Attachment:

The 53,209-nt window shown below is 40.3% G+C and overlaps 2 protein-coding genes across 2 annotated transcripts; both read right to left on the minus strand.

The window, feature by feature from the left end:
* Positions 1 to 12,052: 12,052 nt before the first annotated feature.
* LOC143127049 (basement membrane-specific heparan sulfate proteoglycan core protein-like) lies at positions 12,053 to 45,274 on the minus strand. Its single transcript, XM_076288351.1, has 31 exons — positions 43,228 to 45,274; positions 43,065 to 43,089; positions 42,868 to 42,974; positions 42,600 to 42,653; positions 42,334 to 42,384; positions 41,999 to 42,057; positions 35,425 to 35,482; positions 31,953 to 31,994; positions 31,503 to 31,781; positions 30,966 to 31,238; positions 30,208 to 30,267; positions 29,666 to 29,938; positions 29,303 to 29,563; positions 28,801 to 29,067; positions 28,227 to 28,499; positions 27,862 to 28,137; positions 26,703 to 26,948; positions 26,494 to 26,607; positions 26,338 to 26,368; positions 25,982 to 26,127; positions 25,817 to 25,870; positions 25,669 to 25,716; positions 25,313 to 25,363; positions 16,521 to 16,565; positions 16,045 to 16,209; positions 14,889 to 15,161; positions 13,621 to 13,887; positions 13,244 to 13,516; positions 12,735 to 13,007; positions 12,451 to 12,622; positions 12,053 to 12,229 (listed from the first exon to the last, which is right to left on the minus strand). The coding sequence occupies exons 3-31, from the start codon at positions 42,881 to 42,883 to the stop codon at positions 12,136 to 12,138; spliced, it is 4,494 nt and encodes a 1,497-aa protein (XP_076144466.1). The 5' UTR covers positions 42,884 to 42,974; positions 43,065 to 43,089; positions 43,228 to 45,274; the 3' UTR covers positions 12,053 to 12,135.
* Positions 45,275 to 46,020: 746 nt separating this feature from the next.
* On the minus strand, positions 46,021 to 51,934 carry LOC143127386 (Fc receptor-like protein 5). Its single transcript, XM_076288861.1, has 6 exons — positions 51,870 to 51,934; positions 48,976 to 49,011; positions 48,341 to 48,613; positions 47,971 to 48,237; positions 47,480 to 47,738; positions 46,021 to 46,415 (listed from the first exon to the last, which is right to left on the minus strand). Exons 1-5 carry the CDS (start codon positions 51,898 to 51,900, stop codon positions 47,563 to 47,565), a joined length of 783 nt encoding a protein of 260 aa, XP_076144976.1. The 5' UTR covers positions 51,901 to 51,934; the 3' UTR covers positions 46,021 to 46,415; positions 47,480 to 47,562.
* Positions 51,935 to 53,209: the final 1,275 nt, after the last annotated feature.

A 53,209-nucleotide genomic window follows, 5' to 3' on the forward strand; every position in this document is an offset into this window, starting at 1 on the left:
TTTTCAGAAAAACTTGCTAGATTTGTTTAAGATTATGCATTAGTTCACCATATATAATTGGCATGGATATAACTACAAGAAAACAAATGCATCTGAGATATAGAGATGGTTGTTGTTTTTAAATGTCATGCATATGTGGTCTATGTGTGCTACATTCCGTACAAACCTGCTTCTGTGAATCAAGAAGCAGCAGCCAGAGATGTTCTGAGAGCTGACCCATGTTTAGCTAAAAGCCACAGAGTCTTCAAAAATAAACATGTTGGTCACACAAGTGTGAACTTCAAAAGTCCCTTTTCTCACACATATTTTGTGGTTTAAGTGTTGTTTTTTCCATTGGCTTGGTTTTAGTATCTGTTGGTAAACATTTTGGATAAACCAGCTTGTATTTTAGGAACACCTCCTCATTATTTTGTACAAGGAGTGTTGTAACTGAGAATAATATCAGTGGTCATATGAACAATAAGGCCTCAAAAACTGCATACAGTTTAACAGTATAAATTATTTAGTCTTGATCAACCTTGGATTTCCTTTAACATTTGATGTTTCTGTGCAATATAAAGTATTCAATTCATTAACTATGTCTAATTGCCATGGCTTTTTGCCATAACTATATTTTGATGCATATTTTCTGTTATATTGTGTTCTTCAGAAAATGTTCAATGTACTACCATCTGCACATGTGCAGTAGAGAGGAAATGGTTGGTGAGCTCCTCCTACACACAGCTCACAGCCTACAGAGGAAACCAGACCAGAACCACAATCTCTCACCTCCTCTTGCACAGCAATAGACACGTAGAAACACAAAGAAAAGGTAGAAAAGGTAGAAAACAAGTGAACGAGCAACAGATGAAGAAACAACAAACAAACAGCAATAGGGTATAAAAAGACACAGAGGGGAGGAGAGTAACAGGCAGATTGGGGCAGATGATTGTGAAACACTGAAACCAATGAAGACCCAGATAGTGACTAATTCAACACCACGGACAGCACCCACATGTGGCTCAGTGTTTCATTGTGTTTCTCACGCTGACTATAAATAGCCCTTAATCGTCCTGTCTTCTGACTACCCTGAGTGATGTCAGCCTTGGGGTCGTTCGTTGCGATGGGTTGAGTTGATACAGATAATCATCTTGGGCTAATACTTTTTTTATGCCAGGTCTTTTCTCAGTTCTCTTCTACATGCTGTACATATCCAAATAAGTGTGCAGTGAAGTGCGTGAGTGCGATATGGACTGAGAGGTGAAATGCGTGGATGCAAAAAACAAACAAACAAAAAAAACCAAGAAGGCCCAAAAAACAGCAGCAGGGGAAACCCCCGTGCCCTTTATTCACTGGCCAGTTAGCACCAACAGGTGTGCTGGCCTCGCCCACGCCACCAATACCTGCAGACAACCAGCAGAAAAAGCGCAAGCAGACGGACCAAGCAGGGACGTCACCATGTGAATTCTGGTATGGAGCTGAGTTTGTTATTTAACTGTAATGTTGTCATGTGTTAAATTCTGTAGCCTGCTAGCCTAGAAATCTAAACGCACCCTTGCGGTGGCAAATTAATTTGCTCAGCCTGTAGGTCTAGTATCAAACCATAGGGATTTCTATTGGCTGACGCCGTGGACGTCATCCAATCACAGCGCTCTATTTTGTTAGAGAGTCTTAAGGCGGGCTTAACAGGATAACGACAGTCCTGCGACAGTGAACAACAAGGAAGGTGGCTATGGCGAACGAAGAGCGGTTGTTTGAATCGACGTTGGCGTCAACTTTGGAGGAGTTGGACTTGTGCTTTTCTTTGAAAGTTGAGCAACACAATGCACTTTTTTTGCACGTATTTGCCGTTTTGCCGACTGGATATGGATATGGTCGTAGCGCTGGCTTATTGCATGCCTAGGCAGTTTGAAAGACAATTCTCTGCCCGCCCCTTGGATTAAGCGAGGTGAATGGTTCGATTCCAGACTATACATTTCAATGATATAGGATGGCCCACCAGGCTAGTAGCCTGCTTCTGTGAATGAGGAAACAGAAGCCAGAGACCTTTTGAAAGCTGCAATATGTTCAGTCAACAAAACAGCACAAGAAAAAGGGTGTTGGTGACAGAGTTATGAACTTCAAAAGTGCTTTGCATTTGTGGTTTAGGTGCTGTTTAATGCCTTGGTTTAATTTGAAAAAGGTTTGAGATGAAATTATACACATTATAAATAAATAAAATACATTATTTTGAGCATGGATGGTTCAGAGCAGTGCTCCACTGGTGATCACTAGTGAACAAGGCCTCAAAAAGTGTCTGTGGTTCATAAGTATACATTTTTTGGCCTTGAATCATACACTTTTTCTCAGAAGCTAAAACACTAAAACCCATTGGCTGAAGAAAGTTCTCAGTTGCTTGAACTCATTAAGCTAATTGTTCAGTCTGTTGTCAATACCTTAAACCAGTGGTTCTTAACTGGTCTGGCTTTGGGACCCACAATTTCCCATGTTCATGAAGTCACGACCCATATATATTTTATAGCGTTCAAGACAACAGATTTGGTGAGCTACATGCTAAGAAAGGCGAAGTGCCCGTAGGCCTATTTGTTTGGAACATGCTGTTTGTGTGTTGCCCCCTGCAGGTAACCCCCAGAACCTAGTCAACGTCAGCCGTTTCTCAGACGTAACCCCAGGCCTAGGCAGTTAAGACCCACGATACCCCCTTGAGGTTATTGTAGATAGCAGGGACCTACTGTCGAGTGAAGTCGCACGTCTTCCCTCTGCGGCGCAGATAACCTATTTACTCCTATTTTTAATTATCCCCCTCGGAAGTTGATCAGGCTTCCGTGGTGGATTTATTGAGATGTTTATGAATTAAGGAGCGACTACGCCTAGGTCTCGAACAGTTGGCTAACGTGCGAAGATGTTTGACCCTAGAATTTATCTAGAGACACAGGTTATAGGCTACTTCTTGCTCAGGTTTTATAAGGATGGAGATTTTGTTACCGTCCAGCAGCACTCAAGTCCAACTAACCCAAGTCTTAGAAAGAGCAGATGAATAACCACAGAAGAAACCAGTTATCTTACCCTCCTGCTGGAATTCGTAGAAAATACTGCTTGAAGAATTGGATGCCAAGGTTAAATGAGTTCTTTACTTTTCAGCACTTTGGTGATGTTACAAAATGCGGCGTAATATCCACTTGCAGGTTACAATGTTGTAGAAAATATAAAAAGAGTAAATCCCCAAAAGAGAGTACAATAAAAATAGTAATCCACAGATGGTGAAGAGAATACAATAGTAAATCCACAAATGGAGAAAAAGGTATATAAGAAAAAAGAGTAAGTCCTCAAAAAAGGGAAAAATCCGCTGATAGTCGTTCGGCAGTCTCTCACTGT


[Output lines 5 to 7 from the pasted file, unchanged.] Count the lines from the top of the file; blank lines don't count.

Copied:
* Positions 45,275 to 46,020: 746 nt separating this feature from the next.
* On the minus strand, positions 46,021 to 51,934 carry LOC143127386 (Fc receptor-like protein 5). Its single transcript, XM_076288861.1, has 6 exons — positions 51,870 to 51,934; positions 48,976 to 49,011; positions 48,341 to 48,613; positions 47,971 to 48,237; positions 47,480 to 47,738; positions 46,021 to 46,415 (listed from the first exon to the last, which is right to left on the minus strand). Exons 1-5 carry the CDS (start codon positions 51,898 to 51,900, stop codon positions 47,563 to 47,565), a joined length of 783 nt encoding a protein of 260 aa, XP_076144976.1. The 5' UTR covers positions 51,901 to 51,934; the 3' UTR covers positions 46,021 to 46,415; positions 47,480 to 47,562.
* Positions 51,935 to 53,209: the final 1,275 nt, after the last annotated feature.